I met a friend for tea the other day and as we looked over the overwhelming tea list, I said, “This kinda reminds me of a place I really like in Pike’s Place Market. It’s called Market Spice. They have EVERYTHING.” It took us both a few confused sentences to realize I was talking about Seattle and hadn’t said so.
I am in between. Most of the time, my feet are here. They still walk here, and know where they’re going. My head is in Seattle, or planning Seattle; where I will live, how I will get to Whidbey Island, who I will meet, where I will eat, which parks Kiva will like, how the pattern of my footsteps will change. The rest of me is between, my emotions spiraling from almost manic excitement to a loss that makes it hard for me to breathe. Knowing what I need to do, what I will do, what I ultimately want to do, and knowing to do it will mean I leave a life that is brimming with warmth. Who knew there was so much of it in Minnesota?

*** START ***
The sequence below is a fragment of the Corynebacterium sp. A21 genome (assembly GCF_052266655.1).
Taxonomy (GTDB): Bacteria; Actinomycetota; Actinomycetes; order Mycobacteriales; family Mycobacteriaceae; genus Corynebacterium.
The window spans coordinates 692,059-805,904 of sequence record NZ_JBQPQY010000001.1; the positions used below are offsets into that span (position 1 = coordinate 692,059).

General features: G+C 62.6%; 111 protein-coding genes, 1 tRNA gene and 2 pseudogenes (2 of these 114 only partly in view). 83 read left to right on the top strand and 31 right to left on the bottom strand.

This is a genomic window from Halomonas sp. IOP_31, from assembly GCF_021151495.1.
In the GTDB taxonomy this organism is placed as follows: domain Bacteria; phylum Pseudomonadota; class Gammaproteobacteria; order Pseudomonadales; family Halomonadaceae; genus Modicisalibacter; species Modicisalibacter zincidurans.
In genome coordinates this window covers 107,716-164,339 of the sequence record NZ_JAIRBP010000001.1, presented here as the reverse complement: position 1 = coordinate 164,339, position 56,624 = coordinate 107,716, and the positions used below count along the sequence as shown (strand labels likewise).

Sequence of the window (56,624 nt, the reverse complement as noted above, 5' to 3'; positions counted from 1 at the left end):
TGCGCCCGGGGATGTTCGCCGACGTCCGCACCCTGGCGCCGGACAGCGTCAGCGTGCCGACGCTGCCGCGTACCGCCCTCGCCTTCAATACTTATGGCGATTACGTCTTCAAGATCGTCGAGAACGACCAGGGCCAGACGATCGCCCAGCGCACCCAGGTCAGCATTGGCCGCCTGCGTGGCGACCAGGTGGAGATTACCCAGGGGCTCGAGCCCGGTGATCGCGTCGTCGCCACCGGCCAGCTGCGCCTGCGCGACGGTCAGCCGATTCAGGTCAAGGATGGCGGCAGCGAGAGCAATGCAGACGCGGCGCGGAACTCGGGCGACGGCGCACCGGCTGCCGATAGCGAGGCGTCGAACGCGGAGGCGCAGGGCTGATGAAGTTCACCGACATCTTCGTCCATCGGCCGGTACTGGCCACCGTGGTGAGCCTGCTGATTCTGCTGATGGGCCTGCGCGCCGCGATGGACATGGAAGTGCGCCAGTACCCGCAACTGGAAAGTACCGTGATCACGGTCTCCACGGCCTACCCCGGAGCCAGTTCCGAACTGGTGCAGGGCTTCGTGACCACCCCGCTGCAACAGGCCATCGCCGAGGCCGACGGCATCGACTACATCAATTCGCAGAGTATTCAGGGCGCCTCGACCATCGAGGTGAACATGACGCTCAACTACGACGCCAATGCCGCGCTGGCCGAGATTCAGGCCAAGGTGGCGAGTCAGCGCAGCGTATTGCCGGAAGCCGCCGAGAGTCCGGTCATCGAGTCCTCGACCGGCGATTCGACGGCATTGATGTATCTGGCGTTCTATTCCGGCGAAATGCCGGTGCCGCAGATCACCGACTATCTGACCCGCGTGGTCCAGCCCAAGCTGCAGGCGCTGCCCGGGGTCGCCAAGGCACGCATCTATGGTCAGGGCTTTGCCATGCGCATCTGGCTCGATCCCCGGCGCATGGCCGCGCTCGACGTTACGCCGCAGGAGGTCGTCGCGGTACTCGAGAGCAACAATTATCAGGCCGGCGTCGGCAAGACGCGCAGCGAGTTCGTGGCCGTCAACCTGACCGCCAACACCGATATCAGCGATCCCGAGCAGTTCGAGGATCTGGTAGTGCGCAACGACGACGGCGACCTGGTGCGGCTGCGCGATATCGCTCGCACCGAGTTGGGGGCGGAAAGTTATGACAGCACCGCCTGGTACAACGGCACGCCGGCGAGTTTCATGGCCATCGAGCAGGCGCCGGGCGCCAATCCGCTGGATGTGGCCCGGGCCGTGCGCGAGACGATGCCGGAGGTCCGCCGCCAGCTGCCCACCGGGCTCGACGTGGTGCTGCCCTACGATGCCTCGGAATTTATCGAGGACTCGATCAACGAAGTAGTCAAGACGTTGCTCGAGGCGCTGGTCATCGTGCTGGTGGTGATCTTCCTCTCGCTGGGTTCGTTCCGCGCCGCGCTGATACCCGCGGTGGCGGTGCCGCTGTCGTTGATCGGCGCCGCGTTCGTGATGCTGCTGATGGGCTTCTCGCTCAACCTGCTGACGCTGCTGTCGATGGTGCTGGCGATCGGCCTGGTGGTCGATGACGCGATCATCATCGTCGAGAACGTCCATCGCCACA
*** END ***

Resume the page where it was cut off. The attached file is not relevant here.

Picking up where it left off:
I started telling strangers I was going to move to Seattle even before I started telling friends. I wanted to know how the words would feel. I was always met with envy foremost, then, “How we you leave Minnesota?” I can’t complain; it’s great to live in a place where people love to live. I felt somewhat dismissive two months ago. “Oh, well,” I said, “I’ll come visit. It’ll be fine. I’ll come in the summer!” (Har de har, the jokes just keep on coming.) Now, I feel torn in two directions; my ambition in one pocket, my mouth watering for change; my self-preservation in the other pocket, begging me, like a child, not to leave.
Part of preservation lies in my need for control. I know what I get when I stay here, year after year the same. There’s a comfort to knowing what to expect. But, there’s an excitement which lies only in being afraid and doing it anyway that I almost suspect I need in order to feel alive.
Being between means I can love the place where my feet are as fiercely as I can. It means I can anticipate the place where my head is as hopefully as I can. It means I use the stuff in the middle to make the most of the time I’ve got left and think about the time when I come back. Because I will come back, probably in the summer.